“He can seem so focused because he’s as disciplined as anyone I’ve ever met,” said GM Perry Minasian. “His work ethic and routine are insane, [down to] but there are times when he can relax and joke, and it’s pretty fun to watch.”
When Minasian took over for the 2021 season, he made two significant changes to Ohtani’s routine. First, his usage: In Japan, where Ohtani was born and played until ’18, he pitched once a week and played the outfield three or four times a week, never the day before or after a start. He never got more than 382 at bats or made more than 24 starts in a season. The Angels tried to mirror that by tracking everything from how much sleep he got to how many times he ducked back to first base on pickoff attempts in an effort to protect him. After three good, but not great seasons, Ohtani rebuilt his body. He adjusted his diet based on a series of blood tests. He went to Driveline, a private facility that has helped pitchers, including Clayton Kershaw, streamline their mechanics and add speed. Ohtani finally felt healthy, he said. So last spring, Minasian and Maddon decided that Ohtani would dictate his own availability. As it turned out, that meant almost every day.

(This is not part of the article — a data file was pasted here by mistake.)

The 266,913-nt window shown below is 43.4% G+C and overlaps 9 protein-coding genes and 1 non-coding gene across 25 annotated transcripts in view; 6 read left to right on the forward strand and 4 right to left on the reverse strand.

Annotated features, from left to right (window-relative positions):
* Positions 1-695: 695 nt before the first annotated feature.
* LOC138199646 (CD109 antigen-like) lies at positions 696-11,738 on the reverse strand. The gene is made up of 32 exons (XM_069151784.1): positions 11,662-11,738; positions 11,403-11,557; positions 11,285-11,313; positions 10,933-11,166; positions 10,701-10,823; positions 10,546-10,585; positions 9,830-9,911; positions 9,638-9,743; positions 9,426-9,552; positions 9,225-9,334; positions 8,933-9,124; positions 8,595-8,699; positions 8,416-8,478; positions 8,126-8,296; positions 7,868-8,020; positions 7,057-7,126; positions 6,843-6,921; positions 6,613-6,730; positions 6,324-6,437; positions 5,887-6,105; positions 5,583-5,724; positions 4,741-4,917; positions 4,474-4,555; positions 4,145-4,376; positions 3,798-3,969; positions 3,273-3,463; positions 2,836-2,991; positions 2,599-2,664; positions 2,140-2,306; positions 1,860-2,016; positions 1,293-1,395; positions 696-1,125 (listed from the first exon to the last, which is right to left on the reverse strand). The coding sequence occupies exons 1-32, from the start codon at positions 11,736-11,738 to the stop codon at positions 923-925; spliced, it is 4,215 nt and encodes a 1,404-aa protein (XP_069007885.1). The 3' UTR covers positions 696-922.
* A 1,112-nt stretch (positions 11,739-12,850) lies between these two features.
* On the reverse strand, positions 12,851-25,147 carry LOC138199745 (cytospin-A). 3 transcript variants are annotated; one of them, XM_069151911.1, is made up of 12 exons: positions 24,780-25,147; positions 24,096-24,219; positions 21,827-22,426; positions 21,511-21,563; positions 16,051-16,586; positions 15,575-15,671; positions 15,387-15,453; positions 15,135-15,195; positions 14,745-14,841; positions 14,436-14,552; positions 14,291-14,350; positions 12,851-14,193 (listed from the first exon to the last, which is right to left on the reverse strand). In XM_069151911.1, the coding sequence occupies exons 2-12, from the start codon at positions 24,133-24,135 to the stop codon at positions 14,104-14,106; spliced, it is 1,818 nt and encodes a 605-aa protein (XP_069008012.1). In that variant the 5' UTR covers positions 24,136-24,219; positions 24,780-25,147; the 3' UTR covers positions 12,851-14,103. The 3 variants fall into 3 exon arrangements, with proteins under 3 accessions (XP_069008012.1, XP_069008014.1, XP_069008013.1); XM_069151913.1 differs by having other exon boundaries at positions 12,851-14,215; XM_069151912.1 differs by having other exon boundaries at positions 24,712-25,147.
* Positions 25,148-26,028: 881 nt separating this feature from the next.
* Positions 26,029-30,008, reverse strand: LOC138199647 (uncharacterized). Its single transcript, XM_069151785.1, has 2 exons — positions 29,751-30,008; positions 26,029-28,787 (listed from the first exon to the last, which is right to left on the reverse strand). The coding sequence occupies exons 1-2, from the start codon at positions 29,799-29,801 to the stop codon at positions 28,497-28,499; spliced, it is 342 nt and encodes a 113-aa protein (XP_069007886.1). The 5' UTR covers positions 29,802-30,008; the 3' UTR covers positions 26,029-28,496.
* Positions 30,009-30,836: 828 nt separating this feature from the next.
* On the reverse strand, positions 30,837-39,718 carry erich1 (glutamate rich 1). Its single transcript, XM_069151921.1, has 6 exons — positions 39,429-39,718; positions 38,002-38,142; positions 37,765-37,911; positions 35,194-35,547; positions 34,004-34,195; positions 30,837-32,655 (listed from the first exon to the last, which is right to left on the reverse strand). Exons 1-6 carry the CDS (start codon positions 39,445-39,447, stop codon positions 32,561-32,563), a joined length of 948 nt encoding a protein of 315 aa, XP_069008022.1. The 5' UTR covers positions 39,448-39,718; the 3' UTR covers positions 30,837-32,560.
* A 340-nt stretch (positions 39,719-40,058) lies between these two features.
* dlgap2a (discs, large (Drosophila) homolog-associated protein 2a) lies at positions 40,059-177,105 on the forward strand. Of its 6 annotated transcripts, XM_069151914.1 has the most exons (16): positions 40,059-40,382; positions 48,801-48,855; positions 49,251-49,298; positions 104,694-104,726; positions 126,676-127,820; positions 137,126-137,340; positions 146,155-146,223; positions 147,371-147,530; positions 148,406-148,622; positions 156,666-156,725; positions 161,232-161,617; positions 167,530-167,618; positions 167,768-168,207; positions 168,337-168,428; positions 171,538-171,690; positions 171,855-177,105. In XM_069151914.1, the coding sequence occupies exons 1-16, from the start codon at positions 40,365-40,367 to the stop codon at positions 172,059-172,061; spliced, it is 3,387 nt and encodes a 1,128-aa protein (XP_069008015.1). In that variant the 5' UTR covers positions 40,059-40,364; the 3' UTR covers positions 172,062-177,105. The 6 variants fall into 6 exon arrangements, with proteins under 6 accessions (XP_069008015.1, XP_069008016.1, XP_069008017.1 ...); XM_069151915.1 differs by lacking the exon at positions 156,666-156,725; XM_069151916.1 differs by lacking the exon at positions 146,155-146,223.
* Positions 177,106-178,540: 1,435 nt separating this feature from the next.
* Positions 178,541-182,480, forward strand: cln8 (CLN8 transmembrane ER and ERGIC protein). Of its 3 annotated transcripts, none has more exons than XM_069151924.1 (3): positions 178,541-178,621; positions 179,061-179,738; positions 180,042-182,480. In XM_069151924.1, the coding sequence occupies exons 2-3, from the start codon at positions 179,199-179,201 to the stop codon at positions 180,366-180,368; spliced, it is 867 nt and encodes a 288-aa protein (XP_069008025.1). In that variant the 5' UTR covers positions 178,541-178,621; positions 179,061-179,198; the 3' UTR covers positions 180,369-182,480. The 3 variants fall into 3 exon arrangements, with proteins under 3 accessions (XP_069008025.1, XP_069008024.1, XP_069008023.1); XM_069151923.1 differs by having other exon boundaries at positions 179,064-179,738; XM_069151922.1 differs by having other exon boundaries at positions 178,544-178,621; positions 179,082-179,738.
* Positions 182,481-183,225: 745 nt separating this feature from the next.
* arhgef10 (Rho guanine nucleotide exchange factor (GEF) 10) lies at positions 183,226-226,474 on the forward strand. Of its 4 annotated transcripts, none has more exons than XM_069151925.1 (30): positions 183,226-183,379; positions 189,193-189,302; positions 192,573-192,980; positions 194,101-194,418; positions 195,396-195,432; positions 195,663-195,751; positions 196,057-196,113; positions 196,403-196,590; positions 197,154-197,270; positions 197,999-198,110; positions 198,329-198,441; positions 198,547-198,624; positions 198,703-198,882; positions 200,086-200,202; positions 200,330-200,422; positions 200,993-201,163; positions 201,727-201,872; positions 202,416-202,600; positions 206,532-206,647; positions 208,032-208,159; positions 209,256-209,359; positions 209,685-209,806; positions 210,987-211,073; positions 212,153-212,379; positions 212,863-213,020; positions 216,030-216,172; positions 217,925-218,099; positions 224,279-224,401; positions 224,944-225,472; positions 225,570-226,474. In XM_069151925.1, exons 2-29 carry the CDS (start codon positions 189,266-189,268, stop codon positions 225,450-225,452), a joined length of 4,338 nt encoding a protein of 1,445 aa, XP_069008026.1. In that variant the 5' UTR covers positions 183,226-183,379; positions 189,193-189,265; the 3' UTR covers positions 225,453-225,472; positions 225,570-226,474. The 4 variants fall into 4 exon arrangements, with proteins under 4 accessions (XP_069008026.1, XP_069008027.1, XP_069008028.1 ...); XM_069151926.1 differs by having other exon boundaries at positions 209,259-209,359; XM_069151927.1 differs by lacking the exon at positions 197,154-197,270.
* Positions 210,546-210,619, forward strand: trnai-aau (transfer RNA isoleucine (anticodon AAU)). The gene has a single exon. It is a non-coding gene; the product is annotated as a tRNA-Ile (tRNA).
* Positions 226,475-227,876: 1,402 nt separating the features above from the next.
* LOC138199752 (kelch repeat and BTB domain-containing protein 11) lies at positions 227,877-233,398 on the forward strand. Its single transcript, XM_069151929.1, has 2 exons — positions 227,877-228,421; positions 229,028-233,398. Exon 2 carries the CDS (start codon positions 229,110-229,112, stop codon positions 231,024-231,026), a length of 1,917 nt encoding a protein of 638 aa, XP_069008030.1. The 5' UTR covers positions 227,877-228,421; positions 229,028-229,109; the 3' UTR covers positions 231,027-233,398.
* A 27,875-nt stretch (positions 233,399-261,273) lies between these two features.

The other change was Ohtani’s training program. Since he was both a pitcher and a batter, he never quite was. During spring training, he skipped pitchers’ field practice to get to batting practice in time. He then played with his interpreter, Ippei Mizuhara, instead of the other pitchers. All this caused discomfort and sometimes a touch of jealousy among his teammates. So Los Angeles adjusted the schedule so that he could participate fully in both areas.